secretariat. True to their self-regarding traditions, the Great Powers did business together, when ambassadors did not suffice, by means of conferences, each one of which was organized separately; and this improvised organization was dismantled at the. close of the proceedings. What the Covenant did was to take the individual foreign ministers and diplomats and to make them members of a continuing community, the "Council" and "Assembly" of the League of Nations.
We have become so used to those international gatherings that we have forgotten what an innovation they were in the days when the concept of sovereignty, that is to say, of self-centered power, still held sway in the chancelleries of Europe. For a foreign minister to know that, in so many weeks' time, he will be facing his opposite number in another country and must be ready to answer his points in public debate or in private conversation involves a most salutary discipline-a discipline in social behavior. If the League of Nations had done no more than that, it would already have rendered most valuable service.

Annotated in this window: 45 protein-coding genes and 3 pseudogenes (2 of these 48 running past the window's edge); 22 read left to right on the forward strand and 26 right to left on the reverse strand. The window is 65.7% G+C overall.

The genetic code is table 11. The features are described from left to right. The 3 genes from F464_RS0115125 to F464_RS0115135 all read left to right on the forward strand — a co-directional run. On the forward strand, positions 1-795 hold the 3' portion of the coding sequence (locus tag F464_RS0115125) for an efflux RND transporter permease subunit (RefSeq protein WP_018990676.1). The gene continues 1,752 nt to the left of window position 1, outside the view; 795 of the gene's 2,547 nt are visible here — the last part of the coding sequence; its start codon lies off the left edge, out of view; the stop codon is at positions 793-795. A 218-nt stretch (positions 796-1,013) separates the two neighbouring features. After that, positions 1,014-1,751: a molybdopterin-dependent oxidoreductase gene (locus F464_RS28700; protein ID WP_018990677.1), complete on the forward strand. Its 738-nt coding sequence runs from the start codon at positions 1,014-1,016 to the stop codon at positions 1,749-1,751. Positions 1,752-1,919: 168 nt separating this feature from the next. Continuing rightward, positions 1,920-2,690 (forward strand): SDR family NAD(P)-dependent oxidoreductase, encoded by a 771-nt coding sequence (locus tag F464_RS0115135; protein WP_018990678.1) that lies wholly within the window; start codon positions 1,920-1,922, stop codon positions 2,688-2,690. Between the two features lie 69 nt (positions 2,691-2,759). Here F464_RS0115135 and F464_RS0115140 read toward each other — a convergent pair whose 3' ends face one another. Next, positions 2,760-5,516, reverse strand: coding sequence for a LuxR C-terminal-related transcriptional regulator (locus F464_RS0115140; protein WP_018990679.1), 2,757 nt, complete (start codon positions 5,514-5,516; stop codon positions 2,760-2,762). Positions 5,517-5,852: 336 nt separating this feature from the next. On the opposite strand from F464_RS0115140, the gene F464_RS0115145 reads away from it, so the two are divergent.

THE Covenant of the League of Nations consists of 26 Articles. The first seven of these deal with the internal organization of the League of Nations. In the leading place, as the first Article concerned with matters of substance, stands Article 8 dealing with the reduction of armaments. The first two paragraphs of this famous (or notorious) Article run as follows: The Members of the League recognize that the maintenance of peace requires the reduction of national armaments to the lowest point consistent with national safety and the enforcement by common action of international obligations. The Council, taking account of the geographical situation and circumstances of each State, shall formulate plans for such reduction for the consideration and action of the several governments.